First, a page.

The Grammarphobia Blog

An inviting abbreviation

Q: My brother-in-law says “R.S.V.P.” should read “R.s.v.p.” I have always seen it with all capital letters. What is the correct way?

A: The correct style, according to both Merriam-Webster’s Collegiate Dictionary (11th ed.) and The American Heritage Dictionary of the English Language (4th ed.), is “RSVP,” all caps and no periods. “RSVP” is one of many abbreviations that have lost their dots in recent years.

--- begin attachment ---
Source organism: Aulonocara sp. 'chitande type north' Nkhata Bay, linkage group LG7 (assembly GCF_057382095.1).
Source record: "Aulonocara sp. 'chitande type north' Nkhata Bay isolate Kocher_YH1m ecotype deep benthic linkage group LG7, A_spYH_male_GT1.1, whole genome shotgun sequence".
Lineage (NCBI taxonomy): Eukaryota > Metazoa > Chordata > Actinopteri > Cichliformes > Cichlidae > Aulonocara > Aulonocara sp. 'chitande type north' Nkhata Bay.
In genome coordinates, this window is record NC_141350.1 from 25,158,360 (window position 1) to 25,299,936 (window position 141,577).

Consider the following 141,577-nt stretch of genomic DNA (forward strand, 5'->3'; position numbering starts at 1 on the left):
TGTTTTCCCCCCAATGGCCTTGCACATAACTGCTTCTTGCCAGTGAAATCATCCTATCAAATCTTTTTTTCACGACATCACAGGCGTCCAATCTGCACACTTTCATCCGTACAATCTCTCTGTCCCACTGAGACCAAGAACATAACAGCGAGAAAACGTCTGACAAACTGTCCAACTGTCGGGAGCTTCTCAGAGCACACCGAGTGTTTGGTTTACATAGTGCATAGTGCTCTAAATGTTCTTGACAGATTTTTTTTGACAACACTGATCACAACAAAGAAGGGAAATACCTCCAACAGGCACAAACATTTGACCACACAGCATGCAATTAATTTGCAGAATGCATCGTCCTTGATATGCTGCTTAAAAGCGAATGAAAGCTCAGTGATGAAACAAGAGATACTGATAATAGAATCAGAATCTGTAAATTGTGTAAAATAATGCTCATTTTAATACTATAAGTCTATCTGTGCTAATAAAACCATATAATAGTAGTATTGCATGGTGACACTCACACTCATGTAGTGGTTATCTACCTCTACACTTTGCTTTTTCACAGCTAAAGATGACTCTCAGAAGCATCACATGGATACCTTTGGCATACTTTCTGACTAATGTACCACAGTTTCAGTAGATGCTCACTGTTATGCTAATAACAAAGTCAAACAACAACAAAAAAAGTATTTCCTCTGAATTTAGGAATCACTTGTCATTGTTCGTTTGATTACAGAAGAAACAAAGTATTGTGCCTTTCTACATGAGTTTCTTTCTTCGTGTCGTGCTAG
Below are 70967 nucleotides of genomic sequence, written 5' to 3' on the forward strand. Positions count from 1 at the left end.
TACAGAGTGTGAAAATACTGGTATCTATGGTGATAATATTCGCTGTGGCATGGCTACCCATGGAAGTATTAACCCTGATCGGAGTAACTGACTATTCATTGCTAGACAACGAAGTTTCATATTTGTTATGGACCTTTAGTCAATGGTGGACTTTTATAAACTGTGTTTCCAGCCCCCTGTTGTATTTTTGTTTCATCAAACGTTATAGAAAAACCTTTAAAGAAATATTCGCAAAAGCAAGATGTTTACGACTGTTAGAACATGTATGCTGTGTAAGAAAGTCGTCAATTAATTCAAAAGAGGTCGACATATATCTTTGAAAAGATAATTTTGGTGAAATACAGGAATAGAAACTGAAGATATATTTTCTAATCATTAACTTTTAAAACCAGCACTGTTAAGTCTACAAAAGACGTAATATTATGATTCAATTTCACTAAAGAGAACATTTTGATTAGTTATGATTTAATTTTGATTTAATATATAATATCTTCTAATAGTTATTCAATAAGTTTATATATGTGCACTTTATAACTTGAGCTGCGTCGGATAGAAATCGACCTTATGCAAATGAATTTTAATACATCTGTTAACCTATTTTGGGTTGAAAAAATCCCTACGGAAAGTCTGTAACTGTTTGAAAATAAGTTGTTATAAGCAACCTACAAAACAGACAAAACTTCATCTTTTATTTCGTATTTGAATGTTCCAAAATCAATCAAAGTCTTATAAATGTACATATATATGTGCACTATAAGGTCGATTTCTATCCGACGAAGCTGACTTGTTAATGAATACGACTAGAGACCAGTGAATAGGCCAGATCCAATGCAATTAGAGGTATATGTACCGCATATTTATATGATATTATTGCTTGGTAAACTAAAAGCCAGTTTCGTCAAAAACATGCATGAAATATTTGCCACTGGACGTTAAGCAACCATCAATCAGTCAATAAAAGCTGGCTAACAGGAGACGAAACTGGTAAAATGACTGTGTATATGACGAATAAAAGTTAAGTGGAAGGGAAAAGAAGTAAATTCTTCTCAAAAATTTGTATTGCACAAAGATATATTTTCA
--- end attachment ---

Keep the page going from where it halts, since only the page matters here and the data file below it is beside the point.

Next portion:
The term, an abbreviation for the French phrase Répondez, s’il vous plait (Please reply), has been used by English writers since the mid-19th century.

The earliest published reference in the Oxford English Dictionary comes from The Ingoldsby Legends (1845), a collection of supernatural stories by the poet and novelist Richard Harris Barham: “Quadrilles in the afternoon, R.S.V.P.”

The OED’s first citation for the term as a verb appears in a 1969 detective novel by Raymond Vernon Beste in which the sleuth “R.S.V.Ped” to a Spanish Duchess.

If you’d like to read more about “RSVP,” check out my May 7, 2007, blog item.

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